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Miller v. Brown

United States District Court, Ninth Circuit

August 2, 2013

MICHAEL ANTHONY MILLER, Plaintiff,
v.
EDMUND G. BROWN, et. al., Defendants.

FINDINGS AND RECOMMENDATIONS REGARDING DENIAL OF PLAINTIFF'S MOTIONS FOR AN ORDER ENFORCING ADMINISTRATIVE JUDGMENT (ECF Nos. 13, 19.) THIRTY-DAY DEADLINE

BARBARA A. McAULIFFE, Magistrate Judge.

Plaintiff Michael Anthony Miller ("Plaintiff") is a state prisoner proceeding pro se in this civil rights action pursuant to 42 U.S.C. § 1983. Plaintiff also asserts a federal RICO claim pursuant to 18 U.S.C. § 1961. Plaintiff initiated this action in the Sacramento Division of the United States District Court for the Eastern District of California on May 3, 2012. (ECF No. 1.) The action was transferred to the Fresno Division of this court on September 27, 2012. (ECF No. 15.)

Currently pending before the Court are the following: (1) Plaintiff's motion for an order enforcing administrative judgment filed on September 4, 2012; and (2) Plaintiff's motion for an order enforcing administrative judgment filed on December 3, 2012. As discussed below, the Court recommends that Plaintiff's motions be denied.

I. Motions for an Order Enforcing Administrative Judgment

Plaintiff moves the Court for an order enforcing an Administrative Judgment that abated Pasadena Superior Court Case No. GA043414. Plaintiff asserts that the Pasadena Superior Court judgment has been "used to effectuate Petitioner's false and illegal imprisonment." (ECF No. 19.) Plaintiff argues that the Parole Hearing Board ordered Plaintiff released on October 23, 2000, and ordered the Pasadena Superior Court case dismissed. Plaintiff reports that the dismissal was not appealed by the District Court or the Attorney General. Plaintiff believes that an order enforcing the administrative judgment is appropriate. (ECF No. 13.)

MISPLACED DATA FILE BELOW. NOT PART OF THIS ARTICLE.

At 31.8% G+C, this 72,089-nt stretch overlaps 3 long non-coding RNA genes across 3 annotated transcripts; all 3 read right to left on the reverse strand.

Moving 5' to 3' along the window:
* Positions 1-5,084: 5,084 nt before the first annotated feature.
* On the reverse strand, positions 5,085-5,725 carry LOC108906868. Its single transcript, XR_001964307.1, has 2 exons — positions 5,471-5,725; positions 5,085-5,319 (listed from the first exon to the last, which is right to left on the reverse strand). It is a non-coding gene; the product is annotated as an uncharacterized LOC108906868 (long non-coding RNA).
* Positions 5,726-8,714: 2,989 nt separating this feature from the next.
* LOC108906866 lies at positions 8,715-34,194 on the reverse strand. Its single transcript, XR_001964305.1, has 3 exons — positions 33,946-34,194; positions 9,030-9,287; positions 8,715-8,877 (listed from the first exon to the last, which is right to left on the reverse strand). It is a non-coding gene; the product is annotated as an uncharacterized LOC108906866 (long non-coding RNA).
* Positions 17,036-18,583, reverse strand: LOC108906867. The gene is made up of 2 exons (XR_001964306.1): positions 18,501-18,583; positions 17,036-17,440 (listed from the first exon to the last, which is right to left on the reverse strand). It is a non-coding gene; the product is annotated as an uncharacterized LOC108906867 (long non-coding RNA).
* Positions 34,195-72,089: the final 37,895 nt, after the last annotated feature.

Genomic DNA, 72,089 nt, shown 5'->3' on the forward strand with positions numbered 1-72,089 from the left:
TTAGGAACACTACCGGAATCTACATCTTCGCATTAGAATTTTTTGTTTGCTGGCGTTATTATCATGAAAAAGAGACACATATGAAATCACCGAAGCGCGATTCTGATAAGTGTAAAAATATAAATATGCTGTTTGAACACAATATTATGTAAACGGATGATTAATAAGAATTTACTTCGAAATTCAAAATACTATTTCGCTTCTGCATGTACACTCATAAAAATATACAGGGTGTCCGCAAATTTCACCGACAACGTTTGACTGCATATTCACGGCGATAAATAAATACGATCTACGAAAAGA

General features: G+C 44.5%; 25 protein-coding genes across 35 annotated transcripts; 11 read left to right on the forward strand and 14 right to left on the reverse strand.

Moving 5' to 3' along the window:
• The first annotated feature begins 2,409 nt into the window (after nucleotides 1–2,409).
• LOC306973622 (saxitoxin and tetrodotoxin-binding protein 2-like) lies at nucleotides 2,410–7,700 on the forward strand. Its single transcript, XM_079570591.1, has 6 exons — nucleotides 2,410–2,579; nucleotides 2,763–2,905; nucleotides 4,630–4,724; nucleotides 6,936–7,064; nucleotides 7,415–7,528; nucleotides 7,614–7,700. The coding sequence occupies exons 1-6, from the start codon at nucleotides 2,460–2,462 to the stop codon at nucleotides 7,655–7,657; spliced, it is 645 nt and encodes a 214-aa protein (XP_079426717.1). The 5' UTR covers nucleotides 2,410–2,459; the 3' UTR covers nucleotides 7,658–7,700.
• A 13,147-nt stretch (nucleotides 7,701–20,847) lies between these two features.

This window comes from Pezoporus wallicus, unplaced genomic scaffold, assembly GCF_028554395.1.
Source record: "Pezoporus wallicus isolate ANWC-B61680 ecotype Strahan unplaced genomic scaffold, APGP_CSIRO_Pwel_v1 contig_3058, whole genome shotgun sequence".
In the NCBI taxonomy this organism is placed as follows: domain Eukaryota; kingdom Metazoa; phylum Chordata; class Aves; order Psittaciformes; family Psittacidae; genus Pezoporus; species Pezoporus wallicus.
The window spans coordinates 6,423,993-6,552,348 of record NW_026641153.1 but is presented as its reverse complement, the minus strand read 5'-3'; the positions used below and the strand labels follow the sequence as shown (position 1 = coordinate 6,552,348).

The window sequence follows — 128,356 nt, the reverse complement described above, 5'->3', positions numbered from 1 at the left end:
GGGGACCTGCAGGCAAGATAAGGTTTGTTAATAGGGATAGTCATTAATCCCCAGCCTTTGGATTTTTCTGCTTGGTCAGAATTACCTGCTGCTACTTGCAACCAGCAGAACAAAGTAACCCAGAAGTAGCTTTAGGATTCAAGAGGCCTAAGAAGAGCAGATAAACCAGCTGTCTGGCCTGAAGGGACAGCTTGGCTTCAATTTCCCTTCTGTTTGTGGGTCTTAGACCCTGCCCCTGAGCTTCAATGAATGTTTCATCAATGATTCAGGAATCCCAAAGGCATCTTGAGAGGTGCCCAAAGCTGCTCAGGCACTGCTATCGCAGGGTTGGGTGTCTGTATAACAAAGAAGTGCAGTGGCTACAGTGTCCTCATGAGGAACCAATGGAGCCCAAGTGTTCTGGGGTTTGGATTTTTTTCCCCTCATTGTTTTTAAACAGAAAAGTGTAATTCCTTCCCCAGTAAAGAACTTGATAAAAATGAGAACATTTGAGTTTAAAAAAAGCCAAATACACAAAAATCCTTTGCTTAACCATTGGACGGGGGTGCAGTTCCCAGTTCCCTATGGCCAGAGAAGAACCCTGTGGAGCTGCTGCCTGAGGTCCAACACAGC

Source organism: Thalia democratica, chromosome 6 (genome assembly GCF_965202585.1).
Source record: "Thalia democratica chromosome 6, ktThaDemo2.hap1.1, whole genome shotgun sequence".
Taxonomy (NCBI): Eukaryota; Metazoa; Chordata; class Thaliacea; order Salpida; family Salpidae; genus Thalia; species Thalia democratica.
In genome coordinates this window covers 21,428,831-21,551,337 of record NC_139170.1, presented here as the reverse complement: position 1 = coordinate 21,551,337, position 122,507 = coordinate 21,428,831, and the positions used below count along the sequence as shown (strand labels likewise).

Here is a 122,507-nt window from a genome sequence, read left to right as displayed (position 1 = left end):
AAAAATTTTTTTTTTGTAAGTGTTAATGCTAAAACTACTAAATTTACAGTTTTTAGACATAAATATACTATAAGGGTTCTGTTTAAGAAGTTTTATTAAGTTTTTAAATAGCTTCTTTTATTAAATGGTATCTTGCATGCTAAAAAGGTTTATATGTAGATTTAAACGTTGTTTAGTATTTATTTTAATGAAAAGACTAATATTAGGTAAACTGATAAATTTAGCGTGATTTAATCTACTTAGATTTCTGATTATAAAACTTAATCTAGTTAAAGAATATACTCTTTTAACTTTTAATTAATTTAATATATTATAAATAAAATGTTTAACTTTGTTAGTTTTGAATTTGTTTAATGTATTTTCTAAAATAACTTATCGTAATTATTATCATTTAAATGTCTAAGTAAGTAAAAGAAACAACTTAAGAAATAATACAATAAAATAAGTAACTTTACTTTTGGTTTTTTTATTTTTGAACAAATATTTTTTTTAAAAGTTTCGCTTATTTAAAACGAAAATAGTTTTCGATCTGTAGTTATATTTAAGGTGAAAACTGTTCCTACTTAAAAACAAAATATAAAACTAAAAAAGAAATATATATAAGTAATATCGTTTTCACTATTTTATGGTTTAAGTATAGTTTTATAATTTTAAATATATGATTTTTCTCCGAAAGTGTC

II. Discussion

Plaintiff filed his motion pursuant to Rule 70 of the Federal Rules of Civil Procedure. In relevant part, Rule 70 states:

If a judgment requires a party to convey land, to deliver a deed or other document, or to perform any other specific act and the party fails to comply within the time specified, the court may order the act to be done-at the disobedient party's expense-by another person appointed by the court. When done, the act has the same effect as if done by the party.

Fed. R. Civ. P. 70(a). Rule 70 is only operative when a party refuses to comply with a judgment issued by the court. Cf. Contreraz v. Salazar, 2012 WL 280564, at *1 (S.D. Cal. Jan. 30, 2012) (declining to use Rule 70 as authority for contempt or sanctions where defendants failed to timely respond to amended complaint); Selectron Indus. Co., Inc. v. Selectron Intern., 2007 WL 5193735, at *2 (C.D. Cal. Sept. 25, 2007) (noting that Rule 70 did not apply because the court had not yet entered judgment in the matter). Here, there has been no judgment entered by the Court, so Rule 70 does not apply.